The Cyclops Cave, also called the Cave of the Cyclops, is on the uninhabited islet of Youra (or Gioura), in the Northern Sporades, (20 miles (32 km) from Alonissos) off the coast of Thessaly in Greece. It is the location of an archaeological site with evidence of human occupation from the Mesolithic through the Late Neolithic periods. There is also later material, such as Roman lamps.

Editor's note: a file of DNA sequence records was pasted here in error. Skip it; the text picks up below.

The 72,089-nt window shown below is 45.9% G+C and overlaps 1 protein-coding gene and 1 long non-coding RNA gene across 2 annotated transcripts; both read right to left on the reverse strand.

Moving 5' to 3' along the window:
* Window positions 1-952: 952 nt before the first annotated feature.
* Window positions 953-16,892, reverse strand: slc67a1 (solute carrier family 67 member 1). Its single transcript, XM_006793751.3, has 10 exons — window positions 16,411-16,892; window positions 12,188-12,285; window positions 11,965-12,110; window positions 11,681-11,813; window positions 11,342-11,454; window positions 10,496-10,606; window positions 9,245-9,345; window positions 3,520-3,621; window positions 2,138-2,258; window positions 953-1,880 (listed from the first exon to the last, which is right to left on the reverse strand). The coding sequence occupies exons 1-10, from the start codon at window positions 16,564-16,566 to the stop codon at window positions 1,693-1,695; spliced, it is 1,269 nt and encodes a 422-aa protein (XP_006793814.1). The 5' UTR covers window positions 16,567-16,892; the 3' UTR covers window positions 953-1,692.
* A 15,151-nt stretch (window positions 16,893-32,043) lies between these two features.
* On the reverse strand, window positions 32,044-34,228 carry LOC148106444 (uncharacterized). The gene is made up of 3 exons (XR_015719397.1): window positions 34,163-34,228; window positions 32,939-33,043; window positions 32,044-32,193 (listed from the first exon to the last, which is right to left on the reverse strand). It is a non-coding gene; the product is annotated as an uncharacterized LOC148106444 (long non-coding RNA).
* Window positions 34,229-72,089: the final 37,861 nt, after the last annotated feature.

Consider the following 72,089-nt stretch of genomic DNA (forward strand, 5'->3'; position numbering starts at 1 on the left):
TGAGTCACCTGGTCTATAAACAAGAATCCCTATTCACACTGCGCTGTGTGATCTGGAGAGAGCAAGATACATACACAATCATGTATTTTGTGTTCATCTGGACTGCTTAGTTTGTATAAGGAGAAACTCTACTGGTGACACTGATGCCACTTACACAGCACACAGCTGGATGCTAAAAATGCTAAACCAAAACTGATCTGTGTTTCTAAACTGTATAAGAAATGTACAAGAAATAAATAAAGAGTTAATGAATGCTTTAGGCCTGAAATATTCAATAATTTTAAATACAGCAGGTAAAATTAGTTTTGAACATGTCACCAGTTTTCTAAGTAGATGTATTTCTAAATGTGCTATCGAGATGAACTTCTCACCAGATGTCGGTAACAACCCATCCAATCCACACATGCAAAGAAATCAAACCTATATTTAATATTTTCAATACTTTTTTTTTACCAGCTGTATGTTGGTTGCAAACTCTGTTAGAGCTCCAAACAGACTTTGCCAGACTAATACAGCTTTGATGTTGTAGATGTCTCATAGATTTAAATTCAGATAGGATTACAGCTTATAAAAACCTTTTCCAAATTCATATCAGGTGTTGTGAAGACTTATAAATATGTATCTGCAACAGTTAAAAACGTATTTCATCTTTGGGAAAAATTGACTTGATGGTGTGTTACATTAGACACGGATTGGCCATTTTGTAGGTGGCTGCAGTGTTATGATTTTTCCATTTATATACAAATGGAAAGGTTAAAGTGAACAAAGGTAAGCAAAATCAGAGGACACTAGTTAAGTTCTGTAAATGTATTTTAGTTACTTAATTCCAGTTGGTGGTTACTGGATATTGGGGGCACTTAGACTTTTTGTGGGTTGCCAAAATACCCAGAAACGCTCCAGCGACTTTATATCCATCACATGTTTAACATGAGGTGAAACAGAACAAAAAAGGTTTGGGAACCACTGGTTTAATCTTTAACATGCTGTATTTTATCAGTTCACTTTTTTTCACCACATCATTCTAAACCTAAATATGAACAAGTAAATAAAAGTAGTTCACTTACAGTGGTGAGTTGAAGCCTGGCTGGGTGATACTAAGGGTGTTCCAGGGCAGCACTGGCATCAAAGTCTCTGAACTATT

The site was excavated beginning in 1992 and continuing into 1996 by a team led by Adamantios Sampson, Inspector of Antiquities, during a project whose more general purpose was to clarify the prehistoric occupation sequence in the area, with an emphasis on the pre-pottery sequences from the Late Pleistocene. Ceramic fragments of painted pottery dated to 6000 BC – 5500 BC were found. Other evidence of human occupation includes the remains of sheep and goats. Excavation of layers of the Mesolithic period found ash and charcoal and an abundance of animal, bird, and fish bones, shells, scales, and a human skull. In this layer were also tools such as millstones and grinders, fish-hooks made from bone and other bone tools. There were also a small number of tools made from obsidian and siliceous rocks.